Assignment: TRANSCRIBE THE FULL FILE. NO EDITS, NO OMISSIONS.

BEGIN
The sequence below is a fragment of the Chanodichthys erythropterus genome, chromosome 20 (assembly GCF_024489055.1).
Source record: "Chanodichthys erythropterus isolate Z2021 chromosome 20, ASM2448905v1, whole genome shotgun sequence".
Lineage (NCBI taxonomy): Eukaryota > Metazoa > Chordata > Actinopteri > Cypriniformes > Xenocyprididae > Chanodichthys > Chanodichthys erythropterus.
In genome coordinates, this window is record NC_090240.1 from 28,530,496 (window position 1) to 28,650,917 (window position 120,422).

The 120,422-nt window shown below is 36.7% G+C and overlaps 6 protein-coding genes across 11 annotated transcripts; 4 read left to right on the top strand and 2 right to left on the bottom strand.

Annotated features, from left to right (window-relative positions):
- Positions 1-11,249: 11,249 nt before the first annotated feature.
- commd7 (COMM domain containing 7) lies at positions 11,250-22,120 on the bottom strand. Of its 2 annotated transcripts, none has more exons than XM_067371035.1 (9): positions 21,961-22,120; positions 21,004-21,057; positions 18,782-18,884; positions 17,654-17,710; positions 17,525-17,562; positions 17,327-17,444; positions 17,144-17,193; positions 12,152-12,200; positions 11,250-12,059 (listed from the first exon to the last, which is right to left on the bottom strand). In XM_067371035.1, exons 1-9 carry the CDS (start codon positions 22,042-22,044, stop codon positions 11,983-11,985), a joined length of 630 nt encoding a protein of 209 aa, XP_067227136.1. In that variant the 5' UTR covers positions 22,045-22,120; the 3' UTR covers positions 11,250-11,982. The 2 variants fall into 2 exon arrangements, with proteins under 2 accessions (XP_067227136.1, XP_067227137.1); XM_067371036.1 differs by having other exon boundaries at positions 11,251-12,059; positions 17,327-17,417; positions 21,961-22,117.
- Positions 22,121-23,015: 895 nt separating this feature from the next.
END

The sequence below is a fragment of the Chanodichthys erythropterus genome, chromosome 20 (assembly GCF_024489055.1).
Source record: "Chanodichthys erythropterus isolate Z2021 chromosome 20, ASM2448905v1, whole genome shotgun sequence".
Lineage (NCBI taxonomy): Eukaryota > Metazoa > Chordata > Actinopteri > Cypriniformes > Xenocyprididae > Chanodichthys > Chanodichthys erythropterus.
In genome coordinates, this window is record NC_090240.1 from 28,530,496 (window position 1) to 28,650,917 (window position 120,422).

The 120,422-nt window shown below is 36.7% G+C and overlaps 6 protein-coding genes across 11 annotated transcripts; 4 read left to right on the top strand and 2 right to left on the bottom strand.

Annotated features, from left to right (window-relative positions):
- Positions 1-11,249: 11,249 nt before the first annotated feature.
- commd7 (COMM domain containing 7) lies at positions 11,250-22,120 on the bottom strand. Of its 2 annotated transcripts, none has more exons than XM_067371035.1 (9): positions 21,961-22,120; positions 21,004-21,057; positions 18,782-18,884; positions 17,654-17,710; positions 17,525-17,562; positions 17,327-17,444; positions 17,144-17,193; positions 12,152-12,200; positions 11,250-12,059 (listed from the first exon to the last, which is right to left on the bottom strand). In XM_067371035.1, exons 1-9 carry the CDS (start codon positions 22,042-22,044, stop codon positions 11,983-11,985), a joined length of 630 nt encoding a protein of 209 aa, XP_067227136.1. In that variant the 5' UTR covers positions 22,045-22,120; the 3' UTR covers positions 11,250-11,982. The 2 variants fall into 2 exon arrangements, with proteins under 2 accessions (XP_067227136.1, XP_067227137.1); XM_067371036.1 differs by having other exon boundaries at positions 11,251-12,059; positions 17,327-17,417; positions 21,961-22,117.
- Positions 22,121-23,015: 895 nt separating this feature from the next.